Was 2010 Death of Florida Cop's Girlfriend a Homicide? Autopsy Casts Doubt on Suicide Ruling
Michelle O'Connell's family says her cop boyfriend was abusive
When 24-year-old Michelle O’Connell of St. Augustine, Florida died of a fatal gunshot wound in 2010, police and investigators from multiple law enforcement agencies said it was a suicide. Her family, however, disagreed.
A recent private autopsy may confirm the family’s suspicions: that the young mother’s death was murder, allegedly at the hands of her boyfriend, Jeremy Banks, a St. Johns County Sheriff’s Deputy.
The private autopsy, performed pro-bono by Orlando-based forensic pathologist Dr. Bill Anderson, reveals evidence of a fractured lower jaw bone that incapacitated O’Connell before the fatal shot – something the family claims was never revealed in prior examinations of her body. Anderson says the injury is not a result of a gunshot blast and shows instead that O’Connell was beaten before being shot.
“The findings are most consistent of blunt force trauma causing incapacitation of Ms. O’Connell, and subsequent gunshot wound inflicted by another. The manner of death should be considered Homicide,” Anderson wrote.
“All those people making assumptions this was a suicide were unaware of the existence of the fractured mandible,” Anderson, who has worked in medical examiners offices nationwide, recently told investigative newsmagazine show Crime Watch Daily.
“That’s a different injury pattern and creates a whole different scenario in the case.”
Family Skeptical From Beginning
Responding to a 911 call by Banks, sheriff’s deputies found O’Connell dead of a gunshot to the mouth, lying on a bedroom floor in Banks’s home on the night of September 2, 2010. Within hours, deputies informed O’Connell’s family that she had committed suicide.
Their quick assessment struck the family as suspicious, not only because they thought it was premature – an autopsy wouldn’t be conducted for another two days – but also because it didn’t seem like something O’Connell would do. She had recently received a promotion at her job at a day care center, enjoyed a Paramore concert with her brother hours before her death and, most importantly, they say, was a doting mother to her four-year-old daughter, Alexis.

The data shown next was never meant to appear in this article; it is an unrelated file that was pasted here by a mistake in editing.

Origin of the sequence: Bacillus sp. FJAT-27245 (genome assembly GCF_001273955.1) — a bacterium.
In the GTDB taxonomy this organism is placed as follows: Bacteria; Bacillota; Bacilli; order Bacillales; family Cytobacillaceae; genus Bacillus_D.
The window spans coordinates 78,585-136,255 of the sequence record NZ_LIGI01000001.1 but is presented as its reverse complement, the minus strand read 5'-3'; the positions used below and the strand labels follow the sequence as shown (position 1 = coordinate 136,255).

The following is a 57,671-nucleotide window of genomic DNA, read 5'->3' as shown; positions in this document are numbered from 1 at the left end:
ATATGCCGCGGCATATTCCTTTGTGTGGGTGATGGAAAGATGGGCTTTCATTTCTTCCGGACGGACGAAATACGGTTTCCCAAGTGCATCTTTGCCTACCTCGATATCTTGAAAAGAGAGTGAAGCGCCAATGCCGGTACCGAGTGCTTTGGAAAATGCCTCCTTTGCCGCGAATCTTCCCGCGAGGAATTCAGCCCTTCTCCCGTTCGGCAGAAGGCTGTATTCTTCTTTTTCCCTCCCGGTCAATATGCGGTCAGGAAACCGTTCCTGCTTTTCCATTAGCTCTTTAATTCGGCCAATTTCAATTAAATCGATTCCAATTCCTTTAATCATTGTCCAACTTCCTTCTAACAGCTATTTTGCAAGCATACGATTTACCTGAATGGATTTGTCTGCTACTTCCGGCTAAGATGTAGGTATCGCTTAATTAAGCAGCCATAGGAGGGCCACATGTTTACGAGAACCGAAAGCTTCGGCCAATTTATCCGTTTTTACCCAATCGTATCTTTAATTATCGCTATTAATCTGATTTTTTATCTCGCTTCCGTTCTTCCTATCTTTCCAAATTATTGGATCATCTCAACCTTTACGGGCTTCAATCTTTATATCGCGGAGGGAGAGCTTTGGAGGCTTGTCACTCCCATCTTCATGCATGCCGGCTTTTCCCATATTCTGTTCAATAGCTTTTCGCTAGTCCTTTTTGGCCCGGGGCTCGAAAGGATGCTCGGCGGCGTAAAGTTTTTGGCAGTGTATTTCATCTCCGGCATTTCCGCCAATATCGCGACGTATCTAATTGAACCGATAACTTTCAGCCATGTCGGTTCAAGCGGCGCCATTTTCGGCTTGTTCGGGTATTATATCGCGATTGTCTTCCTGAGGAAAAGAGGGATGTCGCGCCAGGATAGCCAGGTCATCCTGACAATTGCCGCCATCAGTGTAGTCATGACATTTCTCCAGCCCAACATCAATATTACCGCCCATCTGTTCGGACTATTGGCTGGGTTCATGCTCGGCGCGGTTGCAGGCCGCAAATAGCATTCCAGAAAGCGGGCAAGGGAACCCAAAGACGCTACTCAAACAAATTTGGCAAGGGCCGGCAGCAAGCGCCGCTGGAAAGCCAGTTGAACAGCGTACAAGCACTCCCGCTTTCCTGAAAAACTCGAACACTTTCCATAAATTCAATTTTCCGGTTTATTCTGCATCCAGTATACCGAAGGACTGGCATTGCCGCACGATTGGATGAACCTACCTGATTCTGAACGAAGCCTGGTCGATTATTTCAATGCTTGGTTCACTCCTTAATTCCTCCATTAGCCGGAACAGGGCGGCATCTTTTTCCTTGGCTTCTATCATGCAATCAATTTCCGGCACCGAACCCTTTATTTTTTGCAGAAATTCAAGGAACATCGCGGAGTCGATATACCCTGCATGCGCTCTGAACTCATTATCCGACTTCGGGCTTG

“Michelle loved Alexis,” O’Connell’s mother, Patty O’Connell, said in an interview that aired in an episode of PBS’s Frontline in 2013. “She never would have left her.”
“Michelle was planning her future,” friend Ciara Morris added on the show. “Michelle was not planning suicide.”
Dueling Manner-of-Death Determinations
An initial autopsy by St. Johns County Associate Medical Examiner Dr. Fredrick Hobin two days after O’Connell’s death backed the suicide theory: Hobin ruled that a self-inflicted fatal shot severed O’Connell’s spinal cord.
But in response to claims from O’Connell’s family, two of whom worked for the sheriff’s office, that O’Connell’s death was murder and not suicide, and that Banks’s fellow officers hadn’t adequately investigated the case, St. Johns County Sheriff David Shoar requested a review of his own office’s investigation, to be conducted by the Florida Department of Law Enforcement.
That review turned up new evidence, including two witnesses who said that on the night of O’Connell’s death, they heard screams for help and two gunshots ring out. As a result, Hobin changed his ruling from suicide to homicide and drew up an amended death certificate.
But that amended death certificate was never officially filed with the state. And in October 2011, St. Johns County Chief Medical Examiner Dr. Padraq Bulic reviewed Hobin’s reports and concurred with his original ruling: that it was a suicide.
Had Evidence from Recent Private Autopsy Been Considered Before?
Banks, O’Connell’s boyfriend, was placed on administrative leave from his job in May 2011, but he returned about a year later. He maintains that O’Connell committed suicide. In an interview conducted 12 days after O’Connell’s death, Banks admitted to police that he was violent with O’Connell and “put her on the ground” that night. But he said O’Connell told him, “Sometimes you make me want to kill myself.”
Shoar debunked the recent autopsy that pointed to homicide in a strongly-worked media release, writing, “Why did these certain family members not request a judge to order a proper and officially sanctioned exhumation? We suspect the answer is that they would not have met the threshold for a judge to order one… Molesting Michelle from her place of rest using some freelance type approach is beyond unconventional, it was reprehensible.”
In his statement, Shoar also asserted that the latest autopsy revealed “nothing new and all was reviewed during the initial autopsy.”
But the initial autopsy report reveals only that the “third cervical vertebra is shattered” and makes no mention of the broken jawbone. “Except as associated with the gunshot wound, there are no fractures or notable deformities,” it reads.
O’Connell’s family is pinning their hopes on the possibility that new forensic information will prove what they say she told them multiple times – that Banks was abusive – and clear the way for an official manner-of-death ruling as homicide.
“They kept saying, ‘You don’t have anything. You have nothing,'” Patty O’Connell told Crime Watch Daily. “I believe, with Dr. Anderson, we have a lot. We have proof. We have new evidence, totally new, never been brought to light.”